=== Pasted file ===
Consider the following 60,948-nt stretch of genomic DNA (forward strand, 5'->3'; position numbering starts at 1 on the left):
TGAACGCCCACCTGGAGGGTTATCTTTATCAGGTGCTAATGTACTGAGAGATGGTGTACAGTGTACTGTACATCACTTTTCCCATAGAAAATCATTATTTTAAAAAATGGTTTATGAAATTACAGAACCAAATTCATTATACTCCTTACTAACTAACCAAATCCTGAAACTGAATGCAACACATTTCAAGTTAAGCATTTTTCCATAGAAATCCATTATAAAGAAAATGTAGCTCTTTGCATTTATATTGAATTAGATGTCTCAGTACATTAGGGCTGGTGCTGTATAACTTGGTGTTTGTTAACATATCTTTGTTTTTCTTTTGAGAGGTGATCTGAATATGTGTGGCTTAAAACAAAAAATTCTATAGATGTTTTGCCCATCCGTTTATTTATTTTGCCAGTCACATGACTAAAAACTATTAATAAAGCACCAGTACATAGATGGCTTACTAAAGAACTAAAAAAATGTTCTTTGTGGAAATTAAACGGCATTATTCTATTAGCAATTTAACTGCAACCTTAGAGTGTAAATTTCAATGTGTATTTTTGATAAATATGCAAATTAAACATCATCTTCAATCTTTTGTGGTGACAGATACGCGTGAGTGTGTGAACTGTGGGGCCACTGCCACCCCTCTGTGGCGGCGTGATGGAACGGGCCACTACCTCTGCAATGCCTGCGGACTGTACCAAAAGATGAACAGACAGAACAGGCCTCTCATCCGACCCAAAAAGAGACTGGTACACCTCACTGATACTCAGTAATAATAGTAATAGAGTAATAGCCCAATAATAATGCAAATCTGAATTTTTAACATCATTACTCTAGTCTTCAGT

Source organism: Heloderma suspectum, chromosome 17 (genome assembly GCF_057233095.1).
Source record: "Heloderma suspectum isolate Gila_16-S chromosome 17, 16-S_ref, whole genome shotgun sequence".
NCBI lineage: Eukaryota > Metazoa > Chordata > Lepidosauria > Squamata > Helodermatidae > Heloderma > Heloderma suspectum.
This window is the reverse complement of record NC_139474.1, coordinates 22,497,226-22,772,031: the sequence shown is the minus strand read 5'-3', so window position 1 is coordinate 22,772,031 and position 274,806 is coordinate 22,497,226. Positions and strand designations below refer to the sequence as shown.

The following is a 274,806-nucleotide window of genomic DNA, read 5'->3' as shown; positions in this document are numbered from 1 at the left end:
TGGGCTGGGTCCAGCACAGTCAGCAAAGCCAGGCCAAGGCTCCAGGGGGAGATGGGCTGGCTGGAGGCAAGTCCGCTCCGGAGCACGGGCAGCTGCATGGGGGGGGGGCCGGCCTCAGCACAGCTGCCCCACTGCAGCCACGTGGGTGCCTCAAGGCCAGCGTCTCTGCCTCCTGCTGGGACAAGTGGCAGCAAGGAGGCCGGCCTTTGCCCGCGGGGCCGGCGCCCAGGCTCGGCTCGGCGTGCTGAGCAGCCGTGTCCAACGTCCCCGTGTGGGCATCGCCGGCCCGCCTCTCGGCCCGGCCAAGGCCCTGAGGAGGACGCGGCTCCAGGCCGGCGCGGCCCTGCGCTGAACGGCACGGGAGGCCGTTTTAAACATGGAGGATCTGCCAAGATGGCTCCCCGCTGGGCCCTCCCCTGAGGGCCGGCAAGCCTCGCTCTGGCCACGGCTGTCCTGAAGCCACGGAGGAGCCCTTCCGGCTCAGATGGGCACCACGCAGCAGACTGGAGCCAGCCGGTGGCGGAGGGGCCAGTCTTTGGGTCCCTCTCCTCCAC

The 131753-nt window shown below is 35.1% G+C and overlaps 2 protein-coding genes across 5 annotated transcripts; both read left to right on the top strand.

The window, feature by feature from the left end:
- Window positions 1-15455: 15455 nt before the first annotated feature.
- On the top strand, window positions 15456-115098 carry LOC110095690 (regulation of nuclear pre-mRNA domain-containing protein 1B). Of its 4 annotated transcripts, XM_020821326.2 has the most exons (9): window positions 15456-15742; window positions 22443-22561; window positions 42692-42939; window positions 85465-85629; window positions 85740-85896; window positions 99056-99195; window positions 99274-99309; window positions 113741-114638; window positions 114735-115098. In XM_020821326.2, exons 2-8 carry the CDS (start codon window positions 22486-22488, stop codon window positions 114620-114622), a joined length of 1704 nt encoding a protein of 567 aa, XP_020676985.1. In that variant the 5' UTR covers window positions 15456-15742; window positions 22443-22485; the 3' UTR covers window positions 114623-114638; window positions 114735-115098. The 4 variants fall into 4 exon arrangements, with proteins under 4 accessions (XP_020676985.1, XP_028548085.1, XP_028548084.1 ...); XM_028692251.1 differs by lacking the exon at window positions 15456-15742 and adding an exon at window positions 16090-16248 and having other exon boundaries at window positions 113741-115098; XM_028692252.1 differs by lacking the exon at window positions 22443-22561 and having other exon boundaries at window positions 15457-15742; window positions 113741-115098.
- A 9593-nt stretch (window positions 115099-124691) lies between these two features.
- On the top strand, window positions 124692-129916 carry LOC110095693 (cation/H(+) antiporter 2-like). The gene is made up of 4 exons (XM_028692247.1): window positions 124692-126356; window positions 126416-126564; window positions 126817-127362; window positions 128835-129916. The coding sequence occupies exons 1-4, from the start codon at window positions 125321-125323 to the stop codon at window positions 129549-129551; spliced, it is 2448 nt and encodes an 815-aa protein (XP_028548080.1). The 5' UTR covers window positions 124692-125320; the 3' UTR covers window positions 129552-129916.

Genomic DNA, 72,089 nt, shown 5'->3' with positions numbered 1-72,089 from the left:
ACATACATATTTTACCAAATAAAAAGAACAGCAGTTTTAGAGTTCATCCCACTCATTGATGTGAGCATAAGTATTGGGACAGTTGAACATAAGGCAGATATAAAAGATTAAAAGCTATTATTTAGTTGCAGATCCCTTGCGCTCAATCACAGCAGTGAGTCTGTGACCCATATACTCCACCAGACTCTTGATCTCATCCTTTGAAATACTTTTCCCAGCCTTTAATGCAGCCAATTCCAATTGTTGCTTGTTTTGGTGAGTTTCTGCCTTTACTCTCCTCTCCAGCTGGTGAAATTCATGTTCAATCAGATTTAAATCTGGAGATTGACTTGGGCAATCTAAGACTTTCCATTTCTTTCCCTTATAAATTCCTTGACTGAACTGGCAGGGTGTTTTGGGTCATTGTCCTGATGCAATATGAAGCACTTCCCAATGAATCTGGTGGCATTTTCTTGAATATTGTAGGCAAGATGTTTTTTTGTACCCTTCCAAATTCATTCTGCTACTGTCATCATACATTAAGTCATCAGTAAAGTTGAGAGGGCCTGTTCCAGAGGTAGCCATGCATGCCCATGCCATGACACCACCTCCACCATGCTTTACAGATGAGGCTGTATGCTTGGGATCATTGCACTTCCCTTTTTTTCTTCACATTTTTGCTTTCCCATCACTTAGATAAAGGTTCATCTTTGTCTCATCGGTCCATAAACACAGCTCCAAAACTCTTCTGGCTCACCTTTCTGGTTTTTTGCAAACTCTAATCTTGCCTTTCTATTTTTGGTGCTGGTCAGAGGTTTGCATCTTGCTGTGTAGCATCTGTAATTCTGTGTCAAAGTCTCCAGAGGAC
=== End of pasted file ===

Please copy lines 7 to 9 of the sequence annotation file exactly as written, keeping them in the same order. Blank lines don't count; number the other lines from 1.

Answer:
The following is a 274,806-nucleotide window of genomic DNA, read 5'->3' as shown; positions in this document are numbered from 1 at the left end:
TGGGCTGGGTCCAGCACAGTCAGCAAAGCCAGGCCAAGGCTCCAGGGGGAGATGGGCTGGCTGGAGGCAAGTCCGCTCCGGAGCACGGGCAGCTGCATGGGGGGGGGGCCGGCCTCAGCACAGCTGCCCCACTGCAGCCACGTGGGTGCCTCAAGGCCAGCGTCTCTGCCTCCTGCTGGGACAAGTGGCAGCAAGGAGGCCGGCCTTTGCCCGCGGGGCCGGCGCCCAGGCTCGGCTCGGCGTGCTGAGCAGCCGTGTCCAACGTCCCCGTGTGGGCATCGCCGGCCCGCCTCTCGGCCCGGCCAAGGCCCTGAGGAGGACGCGGCTCCAGGCCGGCGCGGCCCTGCGCTGAACGGCACGGGAGGCCGTTTTAAACATGGAGGATCTGCCAAGATGGCTCCCCGCTGGGCCCTCCCCTGAGGGCCGGCAAGCCTCGCTCTGGCCACGGCTGTCCTGAAGCCACGGAGGAGCCCTTCCGGCTCAGATGGGCACCACGCAGCAGACTGGAGCCAGCCGGTGGCGGAGGGGCCAGTCTTTGGGTCCCTCTCCTCCAC

The 131753-nt window shown below is 35.1% G+C and overlaps 2 protein-coding genes across 5 annotated transcripts; both read left to right on the top strand.